Print this page    •   Back to Web version of article

U.S. News
Black Business Group Criticizes Clinton for Presidential Debate Comments on Federal Funding for HIV/AIDS Programs

July 16, 2007

The National Black Chamber of Commerce on Friday criticized Sen. Hillary Rodham Clinton (D-N.Y.) for comments she made on federal funding for HIV/AIDS programs and the disease's impact on the black population during a recent Democratic presidential candidate debate, The Hill reports (Young, The Hill, 7/13).

During the 90-minute debate, which took place in June at Howard University and was moderated by PBS talk show host Tavis Smiley, Clinton criticized the White House for its response to the increasing rate of HIV cases among black Americans. Clinton said that if HIV/AIDS were the "leading cause of death of white women between the ages of 25 and 34, there would be an outraged outcry in this country." Clinton added that if the issue is not addressed, the U.S. will "never get the services and the public education that [it] need[s]" (Kaiser Daily HIV/AIDS Report, 6/29).

During the debate, Clinton also pledged to increase funding for the Ryan White Program, which provides funding for HIV/AIDS programs in the U.S. "I'm working to raise the budget for Ryan White -- which the Bush administration has kept flat, disgracefully so -- because there are a lot of women particularly who are becoming infected in poor rural areas, as well as underserved urban areas, in states where, frankly, their state governments won't give them medical care," Clinton said.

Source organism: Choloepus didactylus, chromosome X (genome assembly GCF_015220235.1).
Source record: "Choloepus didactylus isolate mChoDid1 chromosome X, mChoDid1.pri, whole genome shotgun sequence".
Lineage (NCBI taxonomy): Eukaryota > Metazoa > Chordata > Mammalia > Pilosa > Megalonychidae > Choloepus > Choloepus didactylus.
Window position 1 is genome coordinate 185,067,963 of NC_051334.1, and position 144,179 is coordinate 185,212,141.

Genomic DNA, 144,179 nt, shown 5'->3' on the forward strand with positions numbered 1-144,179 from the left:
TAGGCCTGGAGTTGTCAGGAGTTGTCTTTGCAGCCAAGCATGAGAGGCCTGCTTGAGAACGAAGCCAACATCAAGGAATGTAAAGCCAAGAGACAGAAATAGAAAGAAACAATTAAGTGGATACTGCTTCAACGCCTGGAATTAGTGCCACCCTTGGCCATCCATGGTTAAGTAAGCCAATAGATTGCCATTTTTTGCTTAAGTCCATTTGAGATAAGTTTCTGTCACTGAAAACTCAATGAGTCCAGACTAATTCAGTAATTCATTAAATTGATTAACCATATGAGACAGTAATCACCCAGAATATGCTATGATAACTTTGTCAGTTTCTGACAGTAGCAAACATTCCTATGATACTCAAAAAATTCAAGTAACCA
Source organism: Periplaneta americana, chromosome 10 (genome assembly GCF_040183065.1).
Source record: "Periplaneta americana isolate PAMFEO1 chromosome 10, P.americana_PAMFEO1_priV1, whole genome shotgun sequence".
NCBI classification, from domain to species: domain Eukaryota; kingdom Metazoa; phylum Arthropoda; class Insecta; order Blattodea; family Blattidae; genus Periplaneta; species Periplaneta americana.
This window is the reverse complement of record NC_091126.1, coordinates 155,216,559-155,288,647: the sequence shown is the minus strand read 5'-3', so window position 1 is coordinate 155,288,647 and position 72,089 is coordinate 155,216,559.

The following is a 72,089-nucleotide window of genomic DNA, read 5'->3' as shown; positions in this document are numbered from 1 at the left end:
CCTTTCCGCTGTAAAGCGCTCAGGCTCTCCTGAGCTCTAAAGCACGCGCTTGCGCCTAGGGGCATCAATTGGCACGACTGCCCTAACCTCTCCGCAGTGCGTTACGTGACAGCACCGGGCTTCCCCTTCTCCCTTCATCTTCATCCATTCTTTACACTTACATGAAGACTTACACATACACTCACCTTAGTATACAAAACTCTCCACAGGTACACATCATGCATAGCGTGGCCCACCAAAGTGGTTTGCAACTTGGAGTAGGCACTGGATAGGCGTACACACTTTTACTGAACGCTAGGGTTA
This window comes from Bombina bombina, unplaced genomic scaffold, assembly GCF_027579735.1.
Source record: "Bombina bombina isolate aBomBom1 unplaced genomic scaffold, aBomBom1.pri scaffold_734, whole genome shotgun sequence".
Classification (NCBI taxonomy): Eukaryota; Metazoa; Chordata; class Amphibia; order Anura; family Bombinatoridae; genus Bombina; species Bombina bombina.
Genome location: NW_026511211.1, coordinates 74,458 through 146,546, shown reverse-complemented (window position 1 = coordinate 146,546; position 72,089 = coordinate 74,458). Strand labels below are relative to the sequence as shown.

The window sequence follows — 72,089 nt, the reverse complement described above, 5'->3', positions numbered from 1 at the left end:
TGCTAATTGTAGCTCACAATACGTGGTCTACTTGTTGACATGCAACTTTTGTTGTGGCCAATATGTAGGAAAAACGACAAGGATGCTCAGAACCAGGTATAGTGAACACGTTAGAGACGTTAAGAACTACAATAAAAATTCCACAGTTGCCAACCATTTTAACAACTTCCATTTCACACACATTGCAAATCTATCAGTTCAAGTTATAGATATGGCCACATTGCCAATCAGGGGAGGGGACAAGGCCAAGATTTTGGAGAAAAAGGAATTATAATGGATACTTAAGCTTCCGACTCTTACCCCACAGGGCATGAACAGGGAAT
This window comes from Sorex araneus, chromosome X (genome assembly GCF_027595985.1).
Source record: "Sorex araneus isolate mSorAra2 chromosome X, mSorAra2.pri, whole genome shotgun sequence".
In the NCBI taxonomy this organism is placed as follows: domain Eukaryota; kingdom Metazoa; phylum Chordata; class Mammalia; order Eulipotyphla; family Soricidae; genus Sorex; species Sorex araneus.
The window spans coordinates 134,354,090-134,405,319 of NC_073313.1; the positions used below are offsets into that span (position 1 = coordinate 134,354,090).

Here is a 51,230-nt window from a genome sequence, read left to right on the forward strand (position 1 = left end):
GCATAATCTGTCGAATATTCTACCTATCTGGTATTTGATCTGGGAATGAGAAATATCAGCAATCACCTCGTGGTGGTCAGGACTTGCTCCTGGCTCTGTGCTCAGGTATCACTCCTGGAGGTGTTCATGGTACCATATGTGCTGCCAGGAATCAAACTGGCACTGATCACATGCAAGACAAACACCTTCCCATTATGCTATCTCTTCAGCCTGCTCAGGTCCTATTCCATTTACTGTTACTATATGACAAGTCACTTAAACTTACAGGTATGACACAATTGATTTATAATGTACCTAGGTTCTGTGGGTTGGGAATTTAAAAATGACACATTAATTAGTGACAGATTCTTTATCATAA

In a statement issued Friday -- as well as in a letter sent to Clinton and copied to Democratic presidential candidate Sen. Barack Obama (Ill.) -- NBCC President and CEO Harry Alford accused Clinton of "pandering" to the debate's predominately black audience with her comments on HIV/AIDS. "I found it interesting that [Clinton] chose a presidential debate, held before a largely African-American audience, to speak out on the fact that HIV/AIDS funding does not fairly reach African-Americans with HIV," Alford wrote, adding, "I only wish [Clinton] had voted the same way last year in the United States Senate, when we really needed" her.

Clinton was one of five senators last year who sought to protect Ryan White funding from being redirected from New York and other urban areas to Southern states and rural areas under the reauthorization of the program. Congress in December passed compromise legislation to increase funding for Southern and rural areas but limited how much federal funding would be redirected from New York and other large states, The Hill reports. Clinton voted for the final bill, which President Bush signed into law in December. Clinton's campaign did not immediately comment on the letter, The Hill reports (The Hill, 7/13).

Video of health-related clips from the candidate debate is available on the Kaiser Family Foundation's new online hub on health and the 2008 election, health08.org.

Back to other news for July 2007


Reprinted with permission from kaisernetwork.org. You can view the entire Kaiser Daily HIV/AIDS Report, search the archives, or sign up for email delivery at www.kaisernetwork.org/dailyreports/hiv. The Kaiser Daily HIV/AIDS Report is published for kaisernetwork.org, a free service of the Kaiser Family Foundation, by The Advisory Board Company. © 2007 by The Advisory Board Company and Kaiser Family Foundation. All rights reserved.




This article was provided by Henry J. Kaiser Family Foundation. It is a part of the publication Kaiser Daily HIV/AIDS Report. You can find this article online by typing this address into your Web browser:
http://www.thebody.com/content/art42312.html

General Disclaimer: TheBody.com is designed for educational purposes only and is not engaged in rendering medical advice or professional services. The information provided through TheBody.com should not be used for diagnosing or treating a health problem or a disease. It is not a substitute for professional care. If you have or suspect you may have a health problem, consult your health care provider.